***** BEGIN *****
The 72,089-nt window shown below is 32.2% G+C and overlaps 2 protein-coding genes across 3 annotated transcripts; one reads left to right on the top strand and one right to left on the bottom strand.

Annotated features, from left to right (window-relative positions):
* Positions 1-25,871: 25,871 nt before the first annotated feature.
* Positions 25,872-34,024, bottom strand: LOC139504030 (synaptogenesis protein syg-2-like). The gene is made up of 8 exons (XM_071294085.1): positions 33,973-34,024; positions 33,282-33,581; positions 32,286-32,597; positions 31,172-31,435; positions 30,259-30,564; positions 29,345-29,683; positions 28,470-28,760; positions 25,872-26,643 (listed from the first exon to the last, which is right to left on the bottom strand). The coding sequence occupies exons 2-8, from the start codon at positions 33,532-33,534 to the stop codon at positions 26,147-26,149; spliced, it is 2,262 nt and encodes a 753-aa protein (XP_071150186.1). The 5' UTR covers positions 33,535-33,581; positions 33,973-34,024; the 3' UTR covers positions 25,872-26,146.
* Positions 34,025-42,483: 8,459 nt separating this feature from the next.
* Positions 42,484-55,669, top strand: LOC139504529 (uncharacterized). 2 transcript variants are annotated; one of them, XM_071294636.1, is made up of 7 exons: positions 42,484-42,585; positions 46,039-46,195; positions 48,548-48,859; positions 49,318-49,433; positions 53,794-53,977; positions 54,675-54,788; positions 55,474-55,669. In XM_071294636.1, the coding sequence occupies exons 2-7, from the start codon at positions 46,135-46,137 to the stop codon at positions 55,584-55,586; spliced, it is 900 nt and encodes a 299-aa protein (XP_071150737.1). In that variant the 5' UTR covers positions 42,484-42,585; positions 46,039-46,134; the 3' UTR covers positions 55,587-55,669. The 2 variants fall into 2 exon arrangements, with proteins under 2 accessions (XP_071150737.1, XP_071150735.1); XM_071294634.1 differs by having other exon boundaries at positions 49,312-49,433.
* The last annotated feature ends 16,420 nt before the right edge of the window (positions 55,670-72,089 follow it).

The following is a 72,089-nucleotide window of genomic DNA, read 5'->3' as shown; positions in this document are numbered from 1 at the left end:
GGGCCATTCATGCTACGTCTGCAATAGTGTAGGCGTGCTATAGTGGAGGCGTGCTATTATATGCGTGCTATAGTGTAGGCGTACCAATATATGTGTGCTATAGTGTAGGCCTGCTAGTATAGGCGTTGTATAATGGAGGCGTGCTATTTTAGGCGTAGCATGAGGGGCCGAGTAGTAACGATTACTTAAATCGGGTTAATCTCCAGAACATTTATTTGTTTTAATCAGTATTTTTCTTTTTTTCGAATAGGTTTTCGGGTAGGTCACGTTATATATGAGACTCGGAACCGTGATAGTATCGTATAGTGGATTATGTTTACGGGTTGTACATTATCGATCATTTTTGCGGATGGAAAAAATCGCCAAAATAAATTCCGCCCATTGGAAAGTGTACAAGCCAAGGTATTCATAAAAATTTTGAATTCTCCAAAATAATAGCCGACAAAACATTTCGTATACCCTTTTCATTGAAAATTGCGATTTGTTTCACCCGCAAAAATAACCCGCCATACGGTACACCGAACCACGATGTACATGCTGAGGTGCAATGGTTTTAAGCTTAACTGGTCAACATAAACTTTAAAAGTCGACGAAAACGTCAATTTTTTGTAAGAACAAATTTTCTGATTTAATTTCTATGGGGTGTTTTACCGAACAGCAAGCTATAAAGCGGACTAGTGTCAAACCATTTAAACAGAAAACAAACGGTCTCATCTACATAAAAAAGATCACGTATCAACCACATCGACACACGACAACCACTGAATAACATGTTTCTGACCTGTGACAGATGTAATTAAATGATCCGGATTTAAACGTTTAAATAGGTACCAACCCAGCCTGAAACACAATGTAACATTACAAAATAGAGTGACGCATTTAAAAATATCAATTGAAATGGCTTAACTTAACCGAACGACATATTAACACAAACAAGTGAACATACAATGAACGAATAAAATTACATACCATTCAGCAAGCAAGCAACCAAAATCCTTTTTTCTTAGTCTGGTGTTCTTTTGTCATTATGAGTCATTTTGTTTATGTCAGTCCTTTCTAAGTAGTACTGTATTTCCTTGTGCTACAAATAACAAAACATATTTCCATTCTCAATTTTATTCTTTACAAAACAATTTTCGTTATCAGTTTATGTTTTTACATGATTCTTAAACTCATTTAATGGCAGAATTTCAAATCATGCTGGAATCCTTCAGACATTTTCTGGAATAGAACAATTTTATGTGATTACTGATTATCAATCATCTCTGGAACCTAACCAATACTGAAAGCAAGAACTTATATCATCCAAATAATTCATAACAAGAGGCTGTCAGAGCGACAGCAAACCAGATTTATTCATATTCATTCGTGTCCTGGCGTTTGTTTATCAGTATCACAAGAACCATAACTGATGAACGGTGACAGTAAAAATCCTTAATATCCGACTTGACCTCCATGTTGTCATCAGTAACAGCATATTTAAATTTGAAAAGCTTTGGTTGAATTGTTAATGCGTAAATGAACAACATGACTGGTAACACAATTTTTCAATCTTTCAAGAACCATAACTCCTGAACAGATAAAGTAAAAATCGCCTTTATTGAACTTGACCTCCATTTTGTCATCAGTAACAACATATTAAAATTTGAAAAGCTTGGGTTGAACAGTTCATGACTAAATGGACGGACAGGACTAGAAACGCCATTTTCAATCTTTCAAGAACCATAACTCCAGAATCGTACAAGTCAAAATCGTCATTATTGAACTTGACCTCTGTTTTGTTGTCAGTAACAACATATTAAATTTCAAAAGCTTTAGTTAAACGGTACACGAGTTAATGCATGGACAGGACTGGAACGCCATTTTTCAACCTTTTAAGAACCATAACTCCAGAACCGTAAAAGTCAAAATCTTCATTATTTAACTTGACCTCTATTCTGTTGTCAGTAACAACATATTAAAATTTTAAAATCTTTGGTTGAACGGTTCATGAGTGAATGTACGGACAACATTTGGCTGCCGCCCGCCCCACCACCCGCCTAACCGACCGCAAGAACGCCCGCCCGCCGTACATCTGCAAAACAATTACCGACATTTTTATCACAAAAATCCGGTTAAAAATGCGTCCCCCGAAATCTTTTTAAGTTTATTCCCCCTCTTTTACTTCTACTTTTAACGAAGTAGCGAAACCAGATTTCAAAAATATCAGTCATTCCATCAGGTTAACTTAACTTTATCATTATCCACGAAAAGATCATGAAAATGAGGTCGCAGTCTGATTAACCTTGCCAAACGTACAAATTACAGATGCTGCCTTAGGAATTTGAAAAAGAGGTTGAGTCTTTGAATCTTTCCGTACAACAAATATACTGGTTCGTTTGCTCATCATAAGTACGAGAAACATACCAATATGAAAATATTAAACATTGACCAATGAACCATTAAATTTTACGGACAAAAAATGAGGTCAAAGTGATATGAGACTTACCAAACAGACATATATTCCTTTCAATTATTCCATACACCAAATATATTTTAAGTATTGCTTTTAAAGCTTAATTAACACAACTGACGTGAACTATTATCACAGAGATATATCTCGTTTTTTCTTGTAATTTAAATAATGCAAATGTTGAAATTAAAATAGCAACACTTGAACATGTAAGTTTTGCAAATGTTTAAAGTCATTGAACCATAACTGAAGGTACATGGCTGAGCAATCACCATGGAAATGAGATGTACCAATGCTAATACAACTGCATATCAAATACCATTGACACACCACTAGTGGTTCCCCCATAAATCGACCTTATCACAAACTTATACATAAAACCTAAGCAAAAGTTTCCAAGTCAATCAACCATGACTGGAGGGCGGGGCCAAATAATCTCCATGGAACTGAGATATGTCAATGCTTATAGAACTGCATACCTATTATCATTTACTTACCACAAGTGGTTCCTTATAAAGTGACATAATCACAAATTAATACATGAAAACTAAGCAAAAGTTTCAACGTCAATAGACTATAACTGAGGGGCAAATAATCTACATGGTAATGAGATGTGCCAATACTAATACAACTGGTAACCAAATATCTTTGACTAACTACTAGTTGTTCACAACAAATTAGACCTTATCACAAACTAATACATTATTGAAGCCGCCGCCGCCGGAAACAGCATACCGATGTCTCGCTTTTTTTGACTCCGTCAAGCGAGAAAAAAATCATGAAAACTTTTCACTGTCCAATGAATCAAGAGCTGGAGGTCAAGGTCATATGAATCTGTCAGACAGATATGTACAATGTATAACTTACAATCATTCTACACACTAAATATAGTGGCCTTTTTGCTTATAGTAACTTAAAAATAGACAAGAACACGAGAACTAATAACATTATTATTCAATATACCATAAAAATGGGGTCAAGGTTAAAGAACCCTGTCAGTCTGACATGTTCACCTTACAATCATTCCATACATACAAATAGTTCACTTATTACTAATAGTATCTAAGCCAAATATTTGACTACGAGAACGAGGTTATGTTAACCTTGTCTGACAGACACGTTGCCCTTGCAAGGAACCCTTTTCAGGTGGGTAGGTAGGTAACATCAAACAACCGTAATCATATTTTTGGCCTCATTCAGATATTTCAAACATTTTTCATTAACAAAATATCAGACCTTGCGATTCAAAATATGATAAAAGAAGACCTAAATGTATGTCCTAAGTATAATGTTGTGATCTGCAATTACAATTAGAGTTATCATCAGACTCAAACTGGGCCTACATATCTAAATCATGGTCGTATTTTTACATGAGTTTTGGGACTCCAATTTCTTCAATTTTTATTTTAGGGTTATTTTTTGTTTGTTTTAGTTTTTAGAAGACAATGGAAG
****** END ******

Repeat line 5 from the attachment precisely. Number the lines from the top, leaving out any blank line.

* Positions 34,025-42,483: 8,459 nt separating this feature from the next.